The two DOT agencies are conducting audits, and PHMSA is making unannounced inspections, to ensure railroads

PHMSA Issues Alert About Bakken Oil's Flammability

The alert issued Jan. 2 follows the derailment three days earlier near Casselton, N.D., of a train carrying the oil.

The federal Pipeline and Hazardous Materials Safety Administration has issued a new safety alert to notify the public, emergency responders, and shippers and carriers that several 2013 fiery derailments indicate the crude oil being transported from the Bakken region may be more flammable than traditional heavy crude oil. The most recent event occurred on Dec. 30, 2013, near Casselton, N.D., and involved 18 cars in a BNSF train transporting the oil.

Other derailments have occurred recently in Alabama and Lac-Megantic, Quebec. PHMSA stated it is "reinforcing the requirement to properly test, characterize, classify, and where appropriate sufficiently degasify hazardous materials prior to and during transportation." This alert is a follow-up to the PHMSA and Federal Railroad Administration joint safety advisory published Nov. 20, 2013, and these remind offerors that they must ensure all potential hazards of the materials to be shipped are properly characterized.

NTSB Board Member Robert Sumwalt delivered the agency's final on-scene briefing about the Casselton derailment, which is available via a link on the agency's website. He said data recorders had not yet been recovered from that train's front locomotives and may not be recoverable, but a recorder on the rear locomotive indicated the train was moving at 42 mph at point of derailment. Signals nearest to that point were checked and found to be operating properly, said Sumwalt, who said the oil aboard the train is classified as a UN 1267 3 flammable liquid in packing group I, meaning it has the lowest flash point.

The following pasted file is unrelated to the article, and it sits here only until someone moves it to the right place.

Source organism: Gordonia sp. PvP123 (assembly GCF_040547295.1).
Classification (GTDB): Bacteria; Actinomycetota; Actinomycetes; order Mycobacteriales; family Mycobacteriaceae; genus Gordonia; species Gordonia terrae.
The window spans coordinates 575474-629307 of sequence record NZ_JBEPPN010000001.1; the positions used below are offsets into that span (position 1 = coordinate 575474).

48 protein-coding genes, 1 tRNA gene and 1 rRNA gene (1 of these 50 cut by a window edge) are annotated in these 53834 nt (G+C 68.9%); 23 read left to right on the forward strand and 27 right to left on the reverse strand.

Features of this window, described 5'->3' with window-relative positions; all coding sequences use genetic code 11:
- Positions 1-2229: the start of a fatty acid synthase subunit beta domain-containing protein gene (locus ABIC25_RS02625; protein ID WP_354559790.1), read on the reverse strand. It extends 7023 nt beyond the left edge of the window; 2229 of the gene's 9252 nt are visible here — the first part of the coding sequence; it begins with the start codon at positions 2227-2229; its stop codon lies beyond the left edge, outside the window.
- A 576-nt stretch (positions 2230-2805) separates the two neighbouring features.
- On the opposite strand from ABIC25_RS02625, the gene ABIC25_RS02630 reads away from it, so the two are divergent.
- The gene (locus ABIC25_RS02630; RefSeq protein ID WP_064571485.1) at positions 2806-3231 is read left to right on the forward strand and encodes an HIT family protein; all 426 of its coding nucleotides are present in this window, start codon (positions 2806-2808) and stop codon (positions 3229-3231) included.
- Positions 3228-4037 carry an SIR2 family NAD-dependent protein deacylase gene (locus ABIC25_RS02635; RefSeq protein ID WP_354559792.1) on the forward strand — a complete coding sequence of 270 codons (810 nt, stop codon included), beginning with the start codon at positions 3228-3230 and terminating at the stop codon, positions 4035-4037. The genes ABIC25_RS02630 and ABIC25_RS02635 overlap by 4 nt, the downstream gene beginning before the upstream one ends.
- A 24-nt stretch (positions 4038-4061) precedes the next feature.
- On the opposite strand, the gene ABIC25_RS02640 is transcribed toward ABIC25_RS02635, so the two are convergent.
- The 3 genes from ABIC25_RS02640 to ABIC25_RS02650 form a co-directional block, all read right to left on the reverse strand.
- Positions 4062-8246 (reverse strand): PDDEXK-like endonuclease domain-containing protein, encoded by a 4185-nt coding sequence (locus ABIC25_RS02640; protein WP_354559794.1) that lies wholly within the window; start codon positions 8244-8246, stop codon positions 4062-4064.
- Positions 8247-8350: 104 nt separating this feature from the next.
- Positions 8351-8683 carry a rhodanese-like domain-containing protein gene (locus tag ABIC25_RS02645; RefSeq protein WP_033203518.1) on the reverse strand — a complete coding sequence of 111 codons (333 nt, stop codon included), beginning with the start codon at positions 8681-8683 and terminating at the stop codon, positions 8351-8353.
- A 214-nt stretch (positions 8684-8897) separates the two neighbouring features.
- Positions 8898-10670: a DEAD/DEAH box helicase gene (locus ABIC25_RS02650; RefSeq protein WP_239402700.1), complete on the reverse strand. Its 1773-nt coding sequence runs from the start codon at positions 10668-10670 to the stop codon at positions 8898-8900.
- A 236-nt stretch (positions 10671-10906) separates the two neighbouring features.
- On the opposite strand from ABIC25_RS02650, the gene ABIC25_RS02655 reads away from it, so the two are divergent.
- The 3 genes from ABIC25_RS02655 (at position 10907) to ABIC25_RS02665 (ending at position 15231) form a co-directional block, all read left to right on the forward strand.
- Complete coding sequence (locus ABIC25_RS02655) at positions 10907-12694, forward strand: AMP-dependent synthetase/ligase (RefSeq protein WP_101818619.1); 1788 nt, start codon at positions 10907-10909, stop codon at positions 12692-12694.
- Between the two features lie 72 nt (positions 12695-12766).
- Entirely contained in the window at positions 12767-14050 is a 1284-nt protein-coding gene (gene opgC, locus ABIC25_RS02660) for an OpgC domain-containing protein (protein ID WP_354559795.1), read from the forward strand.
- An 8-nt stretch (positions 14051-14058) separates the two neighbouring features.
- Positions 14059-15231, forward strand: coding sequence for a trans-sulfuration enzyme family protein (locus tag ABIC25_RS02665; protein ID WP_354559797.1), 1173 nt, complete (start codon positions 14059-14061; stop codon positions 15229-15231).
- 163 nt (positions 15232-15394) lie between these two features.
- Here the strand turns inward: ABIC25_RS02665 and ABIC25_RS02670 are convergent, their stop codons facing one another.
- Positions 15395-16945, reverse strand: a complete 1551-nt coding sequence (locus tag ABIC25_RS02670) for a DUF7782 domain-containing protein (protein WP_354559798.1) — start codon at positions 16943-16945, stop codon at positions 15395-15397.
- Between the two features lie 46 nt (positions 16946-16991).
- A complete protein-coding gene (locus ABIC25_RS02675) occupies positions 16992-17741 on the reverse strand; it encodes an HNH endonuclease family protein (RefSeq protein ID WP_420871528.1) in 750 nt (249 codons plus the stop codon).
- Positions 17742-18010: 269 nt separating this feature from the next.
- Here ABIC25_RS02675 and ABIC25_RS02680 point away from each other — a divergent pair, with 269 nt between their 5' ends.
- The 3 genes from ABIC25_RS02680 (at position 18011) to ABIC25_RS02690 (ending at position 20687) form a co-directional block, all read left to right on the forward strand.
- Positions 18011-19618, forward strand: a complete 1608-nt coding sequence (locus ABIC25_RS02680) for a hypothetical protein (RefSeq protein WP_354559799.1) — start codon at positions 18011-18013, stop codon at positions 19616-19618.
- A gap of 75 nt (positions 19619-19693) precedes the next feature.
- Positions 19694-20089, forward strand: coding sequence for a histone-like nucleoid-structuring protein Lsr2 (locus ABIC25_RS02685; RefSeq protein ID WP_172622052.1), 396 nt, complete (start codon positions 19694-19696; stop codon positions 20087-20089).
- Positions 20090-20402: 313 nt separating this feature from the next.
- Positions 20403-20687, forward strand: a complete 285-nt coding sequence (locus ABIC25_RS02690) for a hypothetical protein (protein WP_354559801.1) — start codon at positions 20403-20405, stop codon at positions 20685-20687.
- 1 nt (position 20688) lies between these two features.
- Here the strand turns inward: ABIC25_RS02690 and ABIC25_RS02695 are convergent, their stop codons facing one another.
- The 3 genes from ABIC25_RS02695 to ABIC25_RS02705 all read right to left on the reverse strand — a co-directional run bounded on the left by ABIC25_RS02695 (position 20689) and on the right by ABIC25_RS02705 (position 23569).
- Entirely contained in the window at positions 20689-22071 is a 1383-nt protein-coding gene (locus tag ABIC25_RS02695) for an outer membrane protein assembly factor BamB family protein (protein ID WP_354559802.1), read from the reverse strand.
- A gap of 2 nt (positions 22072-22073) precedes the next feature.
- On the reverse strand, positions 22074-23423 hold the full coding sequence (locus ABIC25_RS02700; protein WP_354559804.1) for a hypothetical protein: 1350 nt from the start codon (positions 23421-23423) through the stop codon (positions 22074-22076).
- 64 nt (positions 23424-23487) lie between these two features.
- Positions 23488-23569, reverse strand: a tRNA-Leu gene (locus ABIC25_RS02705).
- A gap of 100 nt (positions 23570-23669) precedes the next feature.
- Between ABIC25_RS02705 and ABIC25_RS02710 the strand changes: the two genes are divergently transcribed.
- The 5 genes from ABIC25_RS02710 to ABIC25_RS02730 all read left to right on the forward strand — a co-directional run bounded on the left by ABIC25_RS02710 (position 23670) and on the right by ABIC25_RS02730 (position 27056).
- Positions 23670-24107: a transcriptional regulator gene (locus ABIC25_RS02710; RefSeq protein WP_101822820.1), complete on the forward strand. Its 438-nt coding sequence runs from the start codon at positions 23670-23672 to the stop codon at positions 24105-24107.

"Proper characterization will identify properties that could affect the integrity of the packaging or present additional hazards, such as corrosivity, sulfur content, and dissolved gas content. These characteristics may also affect classification," PHMSA said in its alert message. "PHMSA stresses to offerors the importance of appropriate classification and packing group (PG) assignment of crude oil shipments, whether the shipment is in a cargo tank, rail tank car or other mode of transportation. Emergency responders should remember that light sweet crude oil, such as that coming from the Bakken region, is typically assigned a packing group I or II. The PGs mean that the material's flashpoint is below 73 degrees Fahrenheit and, for packing group I materials, the boiling point is below 95 degrees Fahrenheit. This means the materials pose significant fire risk if released from the package in an accident."

The alert is part of ongoing investigative efforts by PHMSA and FRA named "Operation Classification," a compliance initiative that involves unannounced inspections and testing of crude oil samples to verify that offerors are indeed properly classifying and describing their hazardous materials. PHMSA said it will soon have final test results for the gas content, corrosivity, toxicity, and flammability of the Bakken crude.

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OH&S Digital Edition

  • OHS Magazine Digital Edition - January 2019

    January 2019

    Featuring:

    • PREVENTING ERRORS
      Production vs. Safety 
    • EMERGENCY SHOWERS & EYEWASH
      Meeting the Requirements for Emergency Equipment
    • CONSTRUCTION SAFETY
      The State of Contractor Safety
    • FOOT PROTECTION
      The Three Keys to Effective Chemical Management
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